The trill lead so naturally and clearly into the melody, yet with the left hand accompaniment played so clearly with a sense of balance that added a very special sheen to what is surely one of Beethoven’s most beautiful creations.
His orchestral sense of balance gave great weight and independence to the various sudden changes of character.
Even the finest of cellists would have had a hard job to shape the bass scales as well as Sasha never detracting from the original melodic line that it was commenting.
The magical change of key took us by surprise as if hearing it for the first time.
This is what real interpretation means .Translating into sound not only the composers indications , with all the fantasy and technical reserves that the interpreter has in his baggage.It is to recreate the same moment of discovery that Beethoven must have imagined in his secret world of silence.
The Allegro molto was played with an enviable precision and rhythmic drive.
The trecherous middle section played with the absolute command of the true virtuoso it was obviously written for.
It dissolved so magically into the Adagio with a poco ritardando that I had never been aware of before.
The last note held back like a great singer before the deep sigh of the opening of the Adagio ma non troppo.
The Bagatelles op 33 too had seen seven completely different scenes depicted.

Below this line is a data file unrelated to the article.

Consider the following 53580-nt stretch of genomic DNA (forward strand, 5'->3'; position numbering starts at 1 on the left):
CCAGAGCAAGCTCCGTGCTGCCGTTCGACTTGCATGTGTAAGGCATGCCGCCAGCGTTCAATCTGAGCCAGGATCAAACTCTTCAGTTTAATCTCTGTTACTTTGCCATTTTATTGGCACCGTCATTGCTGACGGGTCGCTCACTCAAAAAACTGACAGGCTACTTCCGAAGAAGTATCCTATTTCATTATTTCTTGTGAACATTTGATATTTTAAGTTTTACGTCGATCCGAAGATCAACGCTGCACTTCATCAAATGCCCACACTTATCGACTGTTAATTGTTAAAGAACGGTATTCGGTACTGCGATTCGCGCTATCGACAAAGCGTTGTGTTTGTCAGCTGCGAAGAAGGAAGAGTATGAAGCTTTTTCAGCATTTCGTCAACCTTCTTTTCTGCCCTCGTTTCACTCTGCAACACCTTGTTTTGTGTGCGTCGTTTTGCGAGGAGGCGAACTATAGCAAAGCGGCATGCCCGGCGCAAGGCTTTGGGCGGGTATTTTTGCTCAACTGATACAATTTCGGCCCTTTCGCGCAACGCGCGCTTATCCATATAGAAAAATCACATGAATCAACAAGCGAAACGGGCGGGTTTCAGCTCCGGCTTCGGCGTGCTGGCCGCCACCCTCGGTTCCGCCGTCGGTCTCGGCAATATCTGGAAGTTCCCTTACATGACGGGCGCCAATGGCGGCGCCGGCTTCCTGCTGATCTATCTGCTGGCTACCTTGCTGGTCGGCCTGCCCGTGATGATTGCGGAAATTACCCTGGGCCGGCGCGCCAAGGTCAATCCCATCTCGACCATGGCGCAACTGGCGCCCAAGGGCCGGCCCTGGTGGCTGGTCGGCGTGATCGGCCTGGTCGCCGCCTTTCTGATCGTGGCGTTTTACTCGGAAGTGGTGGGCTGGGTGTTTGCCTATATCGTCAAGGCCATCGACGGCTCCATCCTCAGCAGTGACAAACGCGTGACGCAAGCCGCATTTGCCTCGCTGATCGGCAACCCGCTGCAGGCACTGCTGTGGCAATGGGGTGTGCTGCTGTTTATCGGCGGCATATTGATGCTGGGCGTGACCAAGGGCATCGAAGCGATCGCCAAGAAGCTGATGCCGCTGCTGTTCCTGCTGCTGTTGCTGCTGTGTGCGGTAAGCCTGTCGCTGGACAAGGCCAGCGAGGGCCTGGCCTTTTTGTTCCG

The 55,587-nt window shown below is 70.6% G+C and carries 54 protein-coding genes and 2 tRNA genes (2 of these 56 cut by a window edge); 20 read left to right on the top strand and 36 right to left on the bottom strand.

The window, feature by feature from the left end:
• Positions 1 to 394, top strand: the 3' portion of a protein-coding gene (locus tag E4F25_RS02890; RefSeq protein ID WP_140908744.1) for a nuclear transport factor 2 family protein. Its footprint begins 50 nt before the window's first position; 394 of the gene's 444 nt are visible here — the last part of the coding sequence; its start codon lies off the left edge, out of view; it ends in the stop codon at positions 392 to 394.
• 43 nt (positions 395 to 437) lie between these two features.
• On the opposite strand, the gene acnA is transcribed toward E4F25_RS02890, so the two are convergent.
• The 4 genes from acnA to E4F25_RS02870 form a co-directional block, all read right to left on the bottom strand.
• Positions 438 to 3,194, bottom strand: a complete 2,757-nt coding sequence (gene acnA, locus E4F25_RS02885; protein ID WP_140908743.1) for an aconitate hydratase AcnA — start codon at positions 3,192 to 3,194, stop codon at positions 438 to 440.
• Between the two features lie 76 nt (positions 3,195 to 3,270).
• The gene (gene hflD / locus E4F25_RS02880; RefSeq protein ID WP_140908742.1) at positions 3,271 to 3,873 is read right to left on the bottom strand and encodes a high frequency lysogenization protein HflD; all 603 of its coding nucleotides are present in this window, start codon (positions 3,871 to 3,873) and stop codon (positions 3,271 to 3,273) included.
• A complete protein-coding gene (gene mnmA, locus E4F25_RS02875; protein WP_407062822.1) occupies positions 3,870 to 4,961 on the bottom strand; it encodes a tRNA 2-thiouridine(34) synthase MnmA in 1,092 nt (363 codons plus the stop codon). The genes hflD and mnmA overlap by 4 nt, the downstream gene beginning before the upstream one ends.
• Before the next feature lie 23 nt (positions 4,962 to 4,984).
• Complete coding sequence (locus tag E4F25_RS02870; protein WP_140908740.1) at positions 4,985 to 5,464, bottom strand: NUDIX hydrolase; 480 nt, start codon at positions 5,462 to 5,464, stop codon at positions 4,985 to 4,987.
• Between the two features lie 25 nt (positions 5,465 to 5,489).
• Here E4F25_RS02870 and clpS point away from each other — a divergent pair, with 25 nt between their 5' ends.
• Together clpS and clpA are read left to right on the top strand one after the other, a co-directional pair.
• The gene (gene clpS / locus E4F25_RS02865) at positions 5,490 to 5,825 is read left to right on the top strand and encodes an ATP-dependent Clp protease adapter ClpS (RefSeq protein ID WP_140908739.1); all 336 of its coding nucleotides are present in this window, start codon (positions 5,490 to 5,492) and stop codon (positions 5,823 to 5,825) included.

Each one with a character of its own.
From the opening operatic flourishes and charm of the first to the great rhythmic drive of the second.
The beautiful liquid cantabile of the third with such a telling change of dynamics like someone recounting a fairy story with simplicity and innocence.Rarely can the acciacaturas have been so humorously depicted.
The fourth too was a different story told so simply with trills that seemed like diamonds gleaming in the light.
Great virtuoso flourishes in the fifth played with charm and clarity.
The pedal at the end of the sixth was pure magic and the symphonic effect at the end of the seventh was quite overwhelming.
A complete change of colour for the Mozart with great clarity and purity of sound.
The opening of the Andante though was played as if Adagio and I found it unnatural and a little stilted.
Strangely enough it seemed to find its own just tempo with its own noble cantabile whilst on its own true way with amazingly chamelion type subtle and continual changing colours .
The Rondo was played with all the character that he had found in the Bagatelles.
The five Rachmaninov Preludes were played with a superb sense of colour and a balance that allowed the most romantic of melodies to sing so naturally and unforced.
The most romantic of them all op 23 n.6 was played with a nobility that kept Hollywood well at bay!
The double notes of op 23 n.9 showed off all his quite considerable technical command but with the musical line always to the fore .
Infact like Chopin’s famous double third study it was the teasing left hand that was so telling.
The great “return “ of op 32 n.10 found just such a story teller as Moisewitch who had made this piece such a nostalic longing for his great friend Rachmaninov’s homeland.
The nobilest of all Preludes in D flat op 32 n.13 brought the concert to a tumultuous end.
A standing ovation brought forth the most pastoral of Prokofiev’s Vision Fugitives op.22 .
What more could one wish from a true poet of the piano sharing an afternoon of pure magic.